MCC Daily Tribune
Ransomware is a type of malicious software that is downloaded onto your computer without your knowledge. Cybercriminals infect your computer with a virus, which they often do by tricking you into clicking on a link or an attachment. Cyber criminals are making it look very real and creating a sense of urgency.
Here's how it works: you receive an email that looks like it is from a trusted organization, like Fedex. The email says Fedex just tried to deliver a package, the delivery guy is still in the area, and if you click on the link, he will attempt to deliver it again in the next couple hours.
Once you have clicked on the link or attachment, the ransomware encrypts the computer's hard drive, locking you out of all computer files, photos, music and everything you have stored on your computer. Only after the criminals have received their ransom payment will they provide the key (or not) to decrypt your content.
MCC has been infected on many occasions by ransomware. A computer infected by ransomware also infects (encrypts) all network drives and directories the computer has access too. This includes your C: drive, M: drive and any USB's you have inserted into your PC. When Technology Services is notified of the encryption, technology support will investigate the extent of the infection and restore from our backups all network drives that have been encrypted. However, the files on your PC and USB drives will be lost. Technology Services does not backup your PC drive. This is why we encourage everyone to store important documents on the M: drive.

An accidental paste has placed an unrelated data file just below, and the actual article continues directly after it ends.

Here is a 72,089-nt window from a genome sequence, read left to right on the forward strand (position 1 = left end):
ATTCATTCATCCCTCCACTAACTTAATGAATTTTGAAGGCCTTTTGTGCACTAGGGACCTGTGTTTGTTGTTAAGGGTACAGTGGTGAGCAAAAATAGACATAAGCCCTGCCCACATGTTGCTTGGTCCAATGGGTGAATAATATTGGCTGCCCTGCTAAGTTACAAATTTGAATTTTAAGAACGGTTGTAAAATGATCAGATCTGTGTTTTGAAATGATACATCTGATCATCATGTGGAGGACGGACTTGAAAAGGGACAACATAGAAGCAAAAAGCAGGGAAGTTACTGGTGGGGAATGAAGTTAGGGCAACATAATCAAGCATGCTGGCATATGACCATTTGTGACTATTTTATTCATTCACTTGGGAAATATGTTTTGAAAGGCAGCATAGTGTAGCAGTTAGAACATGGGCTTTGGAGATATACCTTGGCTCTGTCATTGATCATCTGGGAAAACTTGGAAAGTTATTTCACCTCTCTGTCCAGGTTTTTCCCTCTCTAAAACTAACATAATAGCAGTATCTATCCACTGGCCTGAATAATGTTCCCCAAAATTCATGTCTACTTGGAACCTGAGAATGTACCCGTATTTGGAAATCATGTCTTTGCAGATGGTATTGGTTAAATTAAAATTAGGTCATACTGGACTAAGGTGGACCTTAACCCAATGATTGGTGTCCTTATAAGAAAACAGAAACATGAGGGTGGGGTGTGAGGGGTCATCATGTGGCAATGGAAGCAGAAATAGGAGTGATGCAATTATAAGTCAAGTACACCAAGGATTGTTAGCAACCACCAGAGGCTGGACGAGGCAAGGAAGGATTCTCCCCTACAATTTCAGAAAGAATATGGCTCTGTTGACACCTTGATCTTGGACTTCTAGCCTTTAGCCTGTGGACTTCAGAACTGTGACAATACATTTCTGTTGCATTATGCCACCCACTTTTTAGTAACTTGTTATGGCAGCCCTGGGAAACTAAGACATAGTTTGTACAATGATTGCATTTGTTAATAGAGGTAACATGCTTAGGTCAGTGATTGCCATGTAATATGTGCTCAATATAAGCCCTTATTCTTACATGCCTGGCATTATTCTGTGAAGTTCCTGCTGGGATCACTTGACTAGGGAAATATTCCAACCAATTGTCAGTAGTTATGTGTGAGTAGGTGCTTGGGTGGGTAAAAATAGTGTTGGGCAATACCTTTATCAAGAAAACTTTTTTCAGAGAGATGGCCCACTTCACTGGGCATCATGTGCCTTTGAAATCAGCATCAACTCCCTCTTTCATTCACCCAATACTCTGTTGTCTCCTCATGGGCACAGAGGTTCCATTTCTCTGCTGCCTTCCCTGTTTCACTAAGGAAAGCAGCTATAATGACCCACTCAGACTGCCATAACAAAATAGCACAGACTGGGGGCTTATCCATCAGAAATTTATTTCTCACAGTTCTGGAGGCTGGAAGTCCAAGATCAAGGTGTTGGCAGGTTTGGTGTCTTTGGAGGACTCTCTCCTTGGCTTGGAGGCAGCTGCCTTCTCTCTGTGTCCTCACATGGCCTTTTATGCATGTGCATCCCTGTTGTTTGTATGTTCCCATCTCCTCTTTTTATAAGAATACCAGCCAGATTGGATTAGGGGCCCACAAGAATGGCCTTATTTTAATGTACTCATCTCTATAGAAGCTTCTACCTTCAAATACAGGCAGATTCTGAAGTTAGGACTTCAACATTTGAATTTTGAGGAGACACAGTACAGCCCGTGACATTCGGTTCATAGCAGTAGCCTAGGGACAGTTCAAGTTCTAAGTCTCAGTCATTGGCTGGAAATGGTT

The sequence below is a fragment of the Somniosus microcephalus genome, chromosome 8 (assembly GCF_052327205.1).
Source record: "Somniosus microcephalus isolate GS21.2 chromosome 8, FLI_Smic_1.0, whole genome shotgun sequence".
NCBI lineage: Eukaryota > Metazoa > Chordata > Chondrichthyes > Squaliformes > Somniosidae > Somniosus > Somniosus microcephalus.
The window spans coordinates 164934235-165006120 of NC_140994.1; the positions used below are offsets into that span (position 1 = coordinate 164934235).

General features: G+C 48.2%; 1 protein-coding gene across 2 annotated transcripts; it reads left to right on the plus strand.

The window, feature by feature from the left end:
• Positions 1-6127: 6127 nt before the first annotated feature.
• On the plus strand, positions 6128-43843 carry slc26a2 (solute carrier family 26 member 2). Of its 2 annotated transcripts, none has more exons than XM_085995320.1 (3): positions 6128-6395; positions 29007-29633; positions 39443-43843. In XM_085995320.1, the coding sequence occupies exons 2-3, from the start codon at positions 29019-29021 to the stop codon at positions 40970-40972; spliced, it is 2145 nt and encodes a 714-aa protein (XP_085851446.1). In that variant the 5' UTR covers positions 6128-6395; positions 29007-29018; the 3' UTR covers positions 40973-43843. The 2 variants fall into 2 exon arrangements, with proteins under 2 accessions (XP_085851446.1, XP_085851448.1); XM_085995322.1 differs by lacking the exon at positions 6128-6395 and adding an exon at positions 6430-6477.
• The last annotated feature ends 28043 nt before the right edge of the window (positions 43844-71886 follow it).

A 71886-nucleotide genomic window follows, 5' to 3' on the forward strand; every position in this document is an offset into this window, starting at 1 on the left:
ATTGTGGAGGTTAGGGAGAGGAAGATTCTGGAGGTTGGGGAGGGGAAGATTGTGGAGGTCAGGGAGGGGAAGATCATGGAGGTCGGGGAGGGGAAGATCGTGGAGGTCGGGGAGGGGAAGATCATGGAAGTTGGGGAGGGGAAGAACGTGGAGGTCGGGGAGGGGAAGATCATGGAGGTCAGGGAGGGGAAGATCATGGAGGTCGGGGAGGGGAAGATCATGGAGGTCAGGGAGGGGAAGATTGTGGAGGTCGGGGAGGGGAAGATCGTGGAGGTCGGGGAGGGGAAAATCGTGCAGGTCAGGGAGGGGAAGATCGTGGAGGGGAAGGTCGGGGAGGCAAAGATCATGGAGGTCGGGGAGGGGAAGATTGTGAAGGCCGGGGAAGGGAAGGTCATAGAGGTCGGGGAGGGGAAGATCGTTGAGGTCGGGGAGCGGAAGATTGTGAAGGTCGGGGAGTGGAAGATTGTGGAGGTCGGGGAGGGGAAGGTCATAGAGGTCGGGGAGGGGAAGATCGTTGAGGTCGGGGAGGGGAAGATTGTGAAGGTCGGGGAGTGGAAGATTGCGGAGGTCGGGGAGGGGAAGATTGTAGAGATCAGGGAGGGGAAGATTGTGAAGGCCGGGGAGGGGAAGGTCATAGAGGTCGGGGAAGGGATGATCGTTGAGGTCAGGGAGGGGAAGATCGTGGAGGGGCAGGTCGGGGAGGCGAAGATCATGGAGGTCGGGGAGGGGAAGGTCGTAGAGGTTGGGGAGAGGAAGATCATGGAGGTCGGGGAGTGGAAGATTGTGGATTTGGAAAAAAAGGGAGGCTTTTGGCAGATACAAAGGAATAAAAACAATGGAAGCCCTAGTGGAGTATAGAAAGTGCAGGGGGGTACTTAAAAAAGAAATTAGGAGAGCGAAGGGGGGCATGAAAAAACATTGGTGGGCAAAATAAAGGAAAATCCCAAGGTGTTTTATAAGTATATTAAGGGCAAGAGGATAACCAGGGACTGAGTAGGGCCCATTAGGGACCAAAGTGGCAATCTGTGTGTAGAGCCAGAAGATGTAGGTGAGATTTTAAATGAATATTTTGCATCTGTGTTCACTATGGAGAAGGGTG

Ransomware or any computer virus causes reduced productivity, data loss and possible breach of confidential information. Approximately 60% of security breaches last year were a result of human error. An educated user is the key to preventing ransomware and malware downloads. The best defense is understanding threats of this type and resisting the need to click that link, or open that attachment. By taking the Cybersecurity Awareness Training, you will learn how to protect yourself and the College.
If you think your computer is infected by ransomware, disconnect the computer from the Network or shut it down immediately and call the Technology Support Line at x8324 for assistance.
Chief Information Security Officer